Stanley T. Omaye

Bovine spongiform encephalopathy (BSE)—also known as mad cow disease—is one of several neurodegenerative diseases known as transmissible spongiform encephalopathies (TSEs). It is a fatal brain disease in cattle that may develop spontaneously or originate from feeding by-products of beef and other ruminants. It has not been detected in cattle of U.S. origin. However, the U.S. Dept. of Agriculture and the Food and Drug Administration acknowledge regulatory gaps in testing cattle and managing animal by-products in the food supply.

These regulatory bodies issued several voluntary guidelines to food and supplement manufacturers to further reduce the risk of mad cow disease in the U.S. Yet, FDA suggested earlier this year that only 28% of feed manufacturers are compliant with these guidelines. Based on annual cattle slaughter statistics and current testing practices, mad cow disease may enter the nation’s food supply.

Studies in the early 1990s demonstrated that an infectious agent was insensitive to treatments that inactivate DNA and RNA but whose infection was abolished when subjected to protein denaturants. This unique infectious agent is called a prion (for proteinaceous infectious particle). Prions are normal components in most if not all mammalian cells. An infective prion usually found in brain tissue of infected animals results in an abnormal protein folding of the normal prion. The prototype of all prion disease is scrapie, which was observed in sheep and goats as far back as the early 18th century. Human prion diseases are rare (1–2 cases per million people).

TSE is a family of human and animal fatal diseases causing irreversible brain injury. The common form of TSE in humans is Creutzfeldt-Jakob disease (CJD). First described in the early 20th century, it is manifested by progressive brain damage in the elderly (loss of memory and ability to think, with eventual loss of sight and ability to speak or feed themselves). A variant form of CJD (vCJD) is associated with BSE and is thought to be caused by dietary exposure to contaminated beef products. Typical symptoms involve psychiatric features, e.g., hallucinations.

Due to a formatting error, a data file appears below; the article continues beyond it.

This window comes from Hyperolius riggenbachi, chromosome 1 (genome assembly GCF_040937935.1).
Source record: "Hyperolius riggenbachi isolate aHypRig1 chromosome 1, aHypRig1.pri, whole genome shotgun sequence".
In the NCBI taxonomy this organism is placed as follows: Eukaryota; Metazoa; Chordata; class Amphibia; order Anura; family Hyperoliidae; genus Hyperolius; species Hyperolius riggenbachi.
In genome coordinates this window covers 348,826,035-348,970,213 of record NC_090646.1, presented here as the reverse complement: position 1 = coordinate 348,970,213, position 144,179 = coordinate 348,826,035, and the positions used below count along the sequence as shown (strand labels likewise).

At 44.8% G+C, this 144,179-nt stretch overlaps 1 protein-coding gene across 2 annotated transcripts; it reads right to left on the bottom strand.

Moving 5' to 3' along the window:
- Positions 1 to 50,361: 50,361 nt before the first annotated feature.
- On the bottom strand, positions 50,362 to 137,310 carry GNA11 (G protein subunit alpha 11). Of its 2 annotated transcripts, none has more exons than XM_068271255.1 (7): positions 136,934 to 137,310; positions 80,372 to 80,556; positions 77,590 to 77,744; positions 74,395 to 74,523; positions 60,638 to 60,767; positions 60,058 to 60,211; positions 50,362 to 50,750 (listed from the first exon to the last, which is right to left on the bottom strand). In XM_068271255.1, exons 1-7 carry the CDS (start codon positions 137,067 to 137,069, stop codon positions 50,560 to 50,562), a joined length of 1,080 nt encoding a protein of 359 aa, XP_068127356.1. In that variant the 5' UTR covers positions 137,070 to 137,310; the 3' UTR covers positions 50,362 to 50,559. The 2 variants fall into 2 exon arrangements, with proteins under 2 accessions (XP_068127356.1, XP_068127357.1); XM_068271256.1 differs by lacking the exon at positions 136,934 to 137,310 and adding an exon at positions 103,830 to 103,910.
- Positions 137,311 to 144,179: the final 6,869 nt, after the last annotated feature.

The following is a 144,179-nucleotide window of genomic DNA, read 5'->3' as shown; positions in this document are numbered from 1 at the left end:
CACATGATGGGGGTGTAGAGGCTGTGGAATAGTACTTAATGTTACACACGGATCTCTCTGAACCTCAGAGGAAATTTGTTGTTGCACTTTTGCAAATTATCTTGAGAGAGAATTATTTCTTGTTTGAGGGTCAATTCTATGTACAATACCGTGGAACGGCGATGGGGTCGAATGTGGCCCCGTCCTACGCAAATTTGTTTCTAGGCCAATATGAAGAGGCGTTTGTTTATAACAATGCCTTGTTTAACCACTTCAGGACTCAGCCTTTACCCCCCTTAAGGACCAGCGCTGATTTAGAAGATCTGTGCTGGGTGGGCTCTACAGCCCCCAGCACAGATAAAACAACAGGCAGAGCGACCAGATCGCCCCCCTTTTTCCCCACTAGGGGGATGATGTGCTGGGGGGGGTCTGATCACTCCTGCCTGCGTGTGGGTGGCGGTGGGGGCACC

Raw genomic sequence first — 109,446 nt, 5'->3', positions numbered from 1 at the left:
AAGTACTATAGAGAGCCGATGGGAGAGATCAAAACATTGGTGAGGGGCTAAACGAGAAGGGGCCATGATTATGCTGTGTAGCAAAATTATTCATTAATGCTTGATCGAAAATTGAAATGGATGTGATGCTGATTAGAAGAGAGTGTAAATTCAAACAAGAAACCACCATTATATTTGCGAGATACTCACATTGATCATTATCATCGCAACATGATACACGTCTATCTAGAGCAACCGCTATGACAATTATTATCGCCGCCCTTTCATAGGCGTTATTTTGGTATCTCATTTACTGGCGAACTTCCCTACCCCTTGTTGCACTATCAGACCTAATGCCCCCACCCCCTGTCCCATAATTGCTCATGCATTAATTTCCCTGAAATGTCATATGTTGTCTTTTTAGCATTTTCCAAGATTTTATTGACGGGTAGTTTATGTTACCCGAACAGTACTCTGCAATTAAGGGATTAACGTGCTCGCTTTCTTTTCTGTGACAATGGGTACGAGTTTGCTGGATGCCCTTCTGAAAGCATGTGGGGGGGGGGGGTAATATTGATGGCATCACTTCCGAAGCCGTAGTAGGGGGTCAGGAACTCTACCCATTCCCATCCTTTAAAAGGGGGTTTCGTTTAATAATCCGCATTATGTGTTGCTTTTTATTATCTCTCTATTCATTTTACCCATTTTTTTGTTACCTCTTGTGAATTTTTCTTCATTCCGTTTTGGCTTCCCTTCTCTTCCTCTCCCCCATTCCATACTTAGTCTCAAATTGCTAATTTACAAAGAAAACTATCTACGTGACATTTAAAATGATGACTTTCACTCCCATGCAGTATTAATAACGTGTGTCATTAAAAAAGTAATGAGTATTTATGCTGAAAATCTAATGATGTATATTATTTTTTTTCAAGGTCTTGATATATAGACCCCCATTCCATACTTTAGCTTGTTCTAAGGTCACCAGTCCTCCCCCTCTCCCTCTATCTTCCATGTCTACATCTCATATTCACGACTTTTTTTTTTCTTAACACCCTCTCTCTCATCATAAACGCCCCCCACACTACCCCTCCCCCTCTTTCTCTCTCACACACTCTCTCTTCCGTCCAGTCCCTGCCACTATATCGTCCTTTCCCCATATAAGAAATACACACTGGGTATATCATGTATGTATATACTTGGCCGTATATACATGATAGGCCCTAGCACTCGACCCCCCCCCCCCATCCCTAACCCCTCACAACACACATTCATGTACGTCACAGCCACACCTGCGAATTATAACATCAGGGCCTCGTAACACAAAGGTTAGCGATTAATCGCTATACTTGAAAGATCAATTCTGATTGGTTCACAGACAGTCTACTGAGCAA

Outbreaks of vCJD in the United Kingdom, attributed to consumption of contaminated products associated with BSE cattle, have shown only a modest increase during the past several years. However, there is a lingering uncertainty about the extent of the vCJD outbreak because the incubation period ranges from 18 months to as long as 30 years. Because of the measures to eliminate both animal and human exposure to BSE from 1987 to 1997, outbreaks of vCJD should remain small.

The potential for human-to-human spread of vCJD via blood products, organ transplants, or contamination from surgical instruments may be very real. Prions are very resistant to heat, irradiation, and commonly used germicides and disinfectants. Boiling, quaternary ammonium detergents, iodine, formaldehyde, glutaraldehyde, phenol, ethylene oxide, ionizing, and x-ray irradiation are ineffective. In fact, it is recommended that nondisposable surgical instruments be immersed in 1 N sodium hydroxide for 1 hr before autoclaving at 134°C for at least 20 min. Thus, the U.S. and other countries excludes blood donations from anyone who has lived in or visited the UK for a cumulative period of 6 months during 1980–96.

BSE has not occurred in the U.S. or any other country that has historically imported little or no cattle or beef products from the UK. However, there is concern whether the bovine-adapted scrapie agent has recrossed the species barrier to sheep, carrying its newly acquired ability to infect humans. This has not yet been demonstrated, but only inferred from incidence data.

Here’s a brief history of U.S. regulatory activity regarding BSE: In 1989, the U.S. prohibited importation of cattle and edible animal products from countries reporting BSE cases. In May 1990, USDA tested suspicious cattle for BSE. In 1993, USDA initiated random sampling of downer cows at slaughter. In 1997, the U.S. expanded its importation ban to all ruminants and ruminant products from any country at risk from BSE, and USDA and FDA banned use of ruminant protein in ruminant feeds. In October 2000, USDA reported absence of BSE in 11,700 examined cattle brains. And in January 2001, FDA proposed a new detection and surveillance plan directed at TSEs.

Many public health experts suggest that the risk of contracting vCJD from food, vaccines, and dietary supplements is remote and only theoretical. Yet, to prevent the disease from taking hold in this country, the U.S. must:
Eradicate scrapie from the U.S. sheep population.

Support additional research to better understand the epidemiology of chronic wasting disease in game animals (e.g., elk, deer) and its potential spread to the cattle population.

Develop sensitive and specific in-vitro and in-vivo tests to (a) detect infectious prions in human vaccines, human and veterinary medicines, and the food supply, and (b) enable public health organizations and regulatory agencies to conduct a more effective worldwide surveillance program.

Increase surveillance and prohibition of meat or offal importation as unfit for human consumption, and develop an improved tracking system of imports of such risky bovine materials and by-products.

Implement a compulsory notification for BSE and related TSEs.

Impose product labels listing ingredients such as bovine pituitaries and adrenals.

Partner with the World Health Organization and other organizations to coordinate a unified global surveillance.

The financial impact on the beef industry in England and Europe has been devastating. Solutions to these issues must be resolved with solid science and quickly implemented if indeed there is a human health risk!

A Hot Topic session on BSE will be presented on Tuesday morning, June 26, 2001, during the IFT Annual Meeting in New Orleans, La.

Contributing Editor